Professor Reginald M. Penner of the University of California, Irvine is supported by the Macromolecular, Supramolecular and Nanochemistry Program in the Division of Chemistry to investigate the fundamentals of metal nanowires and their use as chemical and biological sensors. The PI has observed an anomalous 100-10,000% increase in the resistance of silver nanowires upon exposure to ammonia vapor, and 70% increase when a single atomic layer is deposited on the surface of gold nanowires. The goal of this proposal is to gain fundamental understanding of this anomalous conduction behavior at nano dimensions, which the PI believes is due to the infiltration of oxides into grain boundaries on the metallic nanowires.

Guided by the gained knowledge, single artificial grain boundaries that are optimized for chemical sensing will be developed. These miniaturized constructs will be ideally suited for detection within lab-on-a-chip analysis systems. This interdisciplinary research provides excellent training for students in microfabrication, surface chemistry, electrochemistry, solid-state physics, electronics, and analytical chemistry. High school students from underrepresented minorities will be involved in this research through an outreach plan.

Project Report

PROJECT OUTCOME 1. Development of a fast, sensitive, and power efficient hydrogen gas sensors based upon palladium nanowires. Hydrogen gas (H2) is a clean, green, fuel for powering fuel cell-powered electric cars and other devices but it is highly flammable and odorless. Contributing to the flammability hazard imposed by H2 is the fact that hydrogen flames are very hot and invisible in air. Thus, we must have reliable, fast, and inexpensive H2 sensors in order to detect the presence of H2 long before it becomes explosive (at a concentration of 4% in air). Palladium (Pd) is unique among metals in its ability to absorb H2 like a sponge. When H2 absorption occurs, the electrical resistance of the resulting Pd hydride increases by a factor of two. This means that a palladium resistor can be used to detect the presence of H2 in air. The problem is that all existing Pd resistor sensors are much too slow – according to the Dept. of Energy, a response time at 4% H2 of 1s is required. We have discovered that ultra-fast, ultra-sensitive H2 sensors can be created by shrinking the size of the Pd resistor to the nanometer scale. These Pd "nanowire" sensors are capable of detecting H2 across the concentration range from 10% to 2 ppm in nitrogen – a much wider range that is required for safety sensors. In addition, they are the fastest H2 sensors that have been demonstrated. These devices are also the first to meet all cost, sensitivity, and response time metrics required of safety sensors suitable for the detection of leaked H2 in fuel cell-electric vehicles. PROJECT OUTCOME 2. An even faster hydrogen (H2) sensor relies on a new and generalizable scientific principle. A broad goal of our research is to discover new principles that can be harnessed to allow for the development of gas sensors. With this objective in mind, we have studied the properties of platinum (Pt) nanowire resistors for detecting hydrogen gas – a useful, ultra-clean transportation fuel that is also highly flammable in air. Unlike palladium, platinum can not absorb H2 – instead, hydrogen sticks to the surfaces of the nanowire. However the presence of "adsorbed" hydrogen on the surface of the platinum nanowires causes a measurable DECREASE in the resistance of the nanowire of 1-3%, allowing the detection of H2 down to 10 parts-per-million in air! Pt nanowires are also much faster at detecting H2 than Pd nanowires (previously, the world’s fastest!) - a factor of 100 faster than a Pd nanowire of similar size. Because these results are based upon a new mechanism for chemical sensing that has not previously been exploited, they portend the development of a new family of metal nanowire based seniors operating on the surface scattering principle. PROJECT OUTCOME 3. A chemically responsive nanojunction within a silver nanowire. Another new type of sensor can be realized by breaking a silver nanowire and then repairing the broken nanowire in air. We have discovered that at the point of the break and repair, the silver nanowire acquires the ability to rapidly and reversibly detect ammonia vapor. Ammonia is a very important gas for a variety of industrial applications, but it is both toxic and flammable in air so the ability to detect it using sensors is important from a safety perspective. Metal nanowires can be intentionally, and gently, fractured using a process feedback-controlled electromigration. The result of this process is the formation of a "nanogap" within the nanowire that is less than 10 nm in total width. This nanogap can be reconnected by applying a voltage scan to the broken nanowire; reconnection occurs when the applied voltage exceeds 3-5 V. For silver nanowires, the formation of nanogaps followed by reconnection in air produces a junction that shows a strong increase of its resistance upon exposure to ammonia (NH3). We call such junctions: Chemically Responsive Junctions or CRJs. The formation of a CRJ increases the electrical resistance of a 100 micron long silver nanowire by a factor of 1000-10,000 from the kOhm range to the MOhm range. The next challenge of this research involves tailoring "nanogaps" like this for the more selective detection of particular gases.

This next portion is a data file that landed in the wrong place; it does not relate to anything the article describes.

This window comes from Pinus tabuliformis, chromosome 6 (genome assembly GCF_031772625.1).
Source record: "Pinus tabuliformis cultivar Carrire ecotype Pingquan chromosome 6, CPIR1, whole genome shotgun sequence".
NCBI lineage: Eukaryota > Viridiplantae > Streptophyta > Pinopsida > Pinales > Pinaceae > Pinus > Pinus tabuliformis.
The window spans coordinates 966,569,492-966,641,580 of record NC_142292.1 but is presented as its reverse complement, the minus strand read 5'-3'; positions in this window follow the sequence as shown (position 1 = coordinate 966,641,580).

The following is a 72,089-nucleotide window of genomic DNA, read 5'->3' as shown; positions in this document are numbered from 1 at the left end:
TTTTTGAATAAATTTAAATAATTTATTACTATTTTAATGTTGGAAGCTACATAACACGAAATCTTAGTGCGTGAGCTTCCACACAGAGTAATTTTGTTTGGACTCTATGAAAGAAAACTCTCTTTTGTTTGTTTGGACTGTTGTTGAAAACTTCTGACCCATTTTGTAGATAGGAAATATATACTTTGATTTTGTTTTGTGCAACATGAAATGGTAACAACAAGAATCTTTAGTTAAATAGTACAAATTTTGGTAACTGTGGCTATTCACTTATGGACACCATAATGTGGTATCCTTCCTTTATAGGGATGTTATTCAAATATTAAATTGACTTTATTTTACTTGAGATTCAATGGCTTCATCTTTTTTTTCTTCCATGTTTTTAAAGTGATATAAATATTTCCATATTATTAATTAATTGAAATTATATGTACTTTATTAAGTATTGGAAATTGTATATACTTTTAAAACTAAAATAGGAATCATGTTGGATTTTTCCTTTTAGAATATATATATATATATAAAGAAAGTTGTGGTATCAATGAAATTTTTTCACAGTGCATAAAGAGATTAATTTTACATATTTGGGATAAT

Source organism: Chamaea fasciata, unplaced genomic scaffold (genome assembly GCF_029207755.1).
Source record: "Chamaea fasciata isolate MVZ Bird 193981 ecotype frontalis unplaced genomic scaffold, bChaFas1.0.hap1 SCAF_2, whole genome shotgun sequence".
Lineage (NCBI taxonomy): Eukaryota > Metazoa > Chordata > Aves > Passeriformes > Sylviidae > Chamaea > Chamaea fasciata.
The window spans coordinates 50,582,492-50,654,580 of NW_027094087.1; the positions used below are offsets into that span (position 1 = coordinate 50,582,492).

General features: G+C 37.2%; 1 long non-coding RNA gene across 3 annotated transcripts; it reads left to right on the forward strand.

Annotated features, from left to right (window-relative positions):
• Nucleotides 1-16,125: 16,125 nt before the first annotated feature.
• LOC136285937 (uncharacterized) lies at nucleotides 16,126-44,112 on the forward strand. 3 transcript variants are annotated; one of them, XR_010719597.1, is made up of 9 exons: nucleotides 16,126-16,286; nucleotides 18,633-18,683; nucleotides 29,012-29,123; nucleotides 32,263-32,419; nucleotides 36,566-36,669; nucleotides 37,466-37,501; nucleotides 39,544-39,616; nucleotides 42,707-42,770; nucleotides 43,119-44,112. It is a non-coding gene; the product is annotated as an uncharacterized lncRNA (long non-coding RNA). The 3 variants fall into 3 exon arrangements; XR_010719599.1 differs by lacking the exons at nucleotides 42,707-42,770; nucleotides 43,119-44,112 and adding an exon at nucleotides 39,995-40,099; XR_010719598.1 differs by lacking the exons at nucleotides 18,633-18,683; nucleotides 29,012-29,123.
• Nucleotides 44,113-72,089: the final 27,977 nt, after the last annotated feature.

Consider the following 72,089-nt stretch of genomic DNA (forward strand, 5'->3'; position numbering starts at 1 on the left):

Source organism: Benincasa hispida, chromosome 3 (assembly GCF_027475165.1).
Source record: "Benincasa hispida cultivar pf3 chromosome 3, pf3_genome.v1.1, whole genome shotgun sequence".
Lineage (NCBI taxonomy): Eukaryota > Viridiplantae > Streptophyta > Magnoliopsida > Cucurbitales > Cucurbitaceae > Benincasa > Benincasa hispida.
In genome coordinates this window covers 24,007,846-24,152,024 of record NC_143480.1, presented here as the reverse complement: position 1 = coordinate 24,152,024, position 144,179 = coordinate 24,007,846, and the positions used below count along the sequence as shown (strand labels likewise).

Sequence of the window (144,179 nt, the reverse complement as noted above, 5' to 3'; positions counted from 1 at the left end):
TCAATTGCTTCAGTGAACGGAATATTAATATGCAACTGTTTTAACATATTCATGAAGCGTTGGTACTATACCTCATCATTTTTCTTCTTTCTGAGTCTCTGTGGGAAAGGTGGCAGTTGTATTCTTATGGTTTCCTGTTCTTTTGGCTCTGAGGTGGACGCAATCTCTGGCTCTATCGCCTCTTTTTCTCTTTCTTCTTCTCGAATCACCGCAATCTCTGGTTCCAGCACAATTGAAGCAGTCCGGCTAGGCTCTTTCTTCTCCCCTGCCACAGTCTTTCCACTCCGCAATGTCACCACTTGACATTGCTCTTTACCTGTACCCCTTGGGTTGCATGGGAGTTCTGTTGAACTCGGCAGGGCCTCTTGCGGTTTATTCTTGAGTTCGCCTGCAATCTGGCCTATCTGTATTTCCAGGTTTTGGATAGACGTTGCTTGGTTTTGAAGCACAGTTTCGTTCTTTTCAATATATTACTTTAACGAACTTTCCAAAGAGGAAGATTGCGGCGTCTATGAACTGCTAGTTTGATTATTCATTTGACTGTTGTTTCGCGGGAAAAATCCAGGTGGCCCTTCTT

National Science Foundation (NSF)
Division of Chemistry (CHE)
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Suk-Wah Tam-Chang
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University of California Irvine
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